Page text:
develops manager licensing requirements.

Another major change for realtors, brokers and managers is that
RECA will not longer be offering educational requirements.
Education will be provided through qualified third parties.

Further changes are summarized below.

Industries Regulated by RECA

  • Condominium managers will be
    regulated by RECA (once the licensing process is developed)
  • Appraisers will no longer be
    regulated by RECA but still must belong to one of three other
    appraisal industry associations
  • All property management, including
    condominium management will be considered a separate activity (not
    as a “trade in real estate”)

Mandate and Education

Ove the next two years, RECA will transition out of providing
licensing education.RECA will now focus onlicensing and
regulation.
Industry Councils will set out education
requirements and third party providers will provide education.

Governance

RECA’s governance will now be split into:

  1. a)a Board of Directors responsible
    for running RECA composed of one member appointed from each
    Industry Council (below), three public members appointed by the
    Minister and a Chair, to be one of thepublicmembers;
  2. b)four separate Industry Councils,
    being
  1. Residential Real Estate
  2. Commercial Real Estate and Commercial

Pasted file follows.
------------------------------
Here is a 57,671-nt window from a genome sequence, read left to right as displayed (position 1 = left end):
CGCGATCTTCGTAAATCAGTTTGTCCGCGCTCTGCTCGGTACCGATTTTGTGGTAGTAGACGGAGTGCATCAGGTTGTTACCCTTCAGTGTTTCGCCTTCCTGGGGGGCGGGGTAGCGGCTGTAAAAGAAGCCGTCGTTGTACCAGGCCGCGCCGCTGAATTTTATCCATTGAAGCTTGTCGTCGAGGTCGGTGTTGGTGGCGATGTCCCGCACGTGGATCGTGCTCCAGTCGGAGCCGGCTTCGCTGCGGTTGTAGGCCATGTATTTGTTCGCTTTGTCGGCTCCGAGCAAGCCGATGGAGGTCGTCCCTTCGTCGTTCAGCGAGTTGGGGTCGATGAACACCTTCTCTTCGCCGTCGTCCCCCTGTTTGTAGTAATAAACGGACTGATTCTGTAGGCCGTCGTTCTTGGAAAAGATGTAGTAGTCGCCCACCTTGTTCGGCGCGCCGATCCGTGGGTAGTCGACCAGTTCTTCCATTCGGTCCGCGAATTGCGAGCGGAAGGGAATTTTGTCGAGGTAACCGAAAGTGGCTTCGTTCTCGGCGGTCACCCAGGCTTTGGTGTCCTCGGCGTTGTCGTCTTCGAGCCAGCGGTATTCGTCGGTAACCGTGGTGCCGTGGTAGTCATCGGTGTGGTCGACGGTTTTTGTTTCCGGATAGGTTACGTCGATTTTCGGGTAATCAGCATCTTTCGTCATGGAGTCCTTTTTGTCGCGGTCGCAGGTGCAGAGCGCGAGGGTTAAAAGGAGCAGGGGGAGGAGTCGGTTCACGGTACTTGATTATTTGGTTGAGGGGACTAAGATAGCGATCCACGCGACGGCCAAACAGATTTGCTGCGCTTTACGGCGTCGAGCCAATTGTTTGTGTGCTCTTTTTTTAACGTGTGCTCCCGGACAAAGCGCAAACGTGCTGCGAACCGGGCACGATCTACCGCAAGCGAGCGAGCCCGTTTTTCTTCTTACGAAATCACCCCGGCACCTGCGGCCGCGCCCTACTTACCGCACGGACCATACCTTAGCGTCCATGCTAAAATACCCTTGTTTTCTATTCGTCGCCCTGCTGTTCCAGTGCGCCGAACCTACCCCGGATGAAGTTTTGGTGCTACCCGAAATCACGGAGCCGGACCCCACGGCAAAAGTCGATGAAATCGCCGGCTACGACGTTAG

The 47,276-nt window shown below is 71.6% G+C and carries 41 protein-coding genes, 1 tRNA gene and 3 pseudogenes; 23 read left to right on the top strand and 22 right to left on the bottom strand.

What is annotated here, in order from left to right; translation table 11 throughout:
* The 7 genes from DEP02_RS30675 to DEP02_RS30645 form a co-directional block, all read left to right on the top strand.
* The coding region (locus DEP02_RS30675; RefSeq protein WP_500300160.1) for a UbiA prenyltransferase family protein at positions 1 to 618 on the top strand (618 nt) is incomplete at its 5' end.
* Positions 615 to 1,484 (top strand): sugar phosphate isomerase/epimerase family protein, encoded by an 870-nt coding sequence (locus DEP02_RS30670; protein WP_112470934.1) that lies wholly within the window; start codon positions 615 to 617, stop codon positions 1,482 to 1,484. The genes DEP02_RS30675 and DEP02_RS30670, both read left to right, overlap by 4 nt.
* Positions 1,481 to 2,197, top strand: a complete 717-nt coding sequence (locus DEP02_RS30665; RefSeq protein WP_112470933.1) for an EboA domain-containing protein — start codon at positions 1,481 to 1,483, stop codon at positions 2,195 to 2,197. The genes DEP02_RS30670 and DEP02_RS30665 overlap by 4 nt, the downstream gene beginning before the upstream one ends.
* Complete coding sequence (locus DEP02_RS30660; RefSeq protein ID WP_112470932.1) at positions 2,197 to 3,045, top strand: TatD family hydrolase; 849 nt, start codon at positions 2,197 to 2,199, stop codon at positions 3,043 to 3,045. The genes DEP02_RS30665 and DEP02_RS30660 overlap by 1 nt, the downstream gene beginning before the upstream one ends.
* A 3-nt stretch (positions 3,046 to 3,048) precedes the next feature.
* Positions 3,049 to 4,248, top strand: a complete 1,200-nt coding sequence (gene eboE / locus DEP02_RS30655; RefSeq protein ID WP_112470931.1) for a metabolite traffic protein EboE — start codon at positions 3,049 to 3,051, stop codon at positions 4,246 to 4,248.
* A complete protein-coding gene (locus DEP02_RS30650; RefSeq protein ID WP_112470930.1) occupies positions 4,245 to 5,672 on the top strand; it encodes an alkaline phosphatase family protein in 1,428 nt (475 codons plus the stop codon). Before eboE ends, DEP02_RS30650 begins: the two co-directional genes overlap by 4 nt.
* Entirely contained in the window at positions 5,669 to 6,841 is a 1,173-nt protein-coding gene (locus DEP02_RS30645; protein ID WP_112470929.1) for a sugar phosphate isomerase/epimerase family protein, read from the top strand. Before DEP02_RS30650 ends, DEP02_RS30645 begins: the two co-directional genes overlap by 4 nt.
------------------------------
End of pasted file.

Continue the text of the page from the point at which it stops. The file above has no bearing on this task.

Property Management
  3. Residential and Condominium Property
    Management; and
  4. Mortgage Brokers

Industry Councils will be made up three elected industry
members, two public Members appointed by the Minster, and a chair
to be elected within each Industry Council.

Bylaws and Rules

RECA bylaws will be passed by the Board of Directors. Industry
Councils will then set rules to establish industry standards
including education and licencing requirements for their
industry.

Roles and Responsibilities

The Executive Director will be responsible for the
administration of RECA, including hiring of a Registrar who will be
responsible for investigations and enforcement. Annual performance
reviews will be conducted for both the Registrar and the Executive
Director. The RECA bylaws will separate roles of the Board, the
Industry Councils, the ED and the Registrar.

Dispute Resolution

To reduce internal conflicts and limit legal expenses, a dispute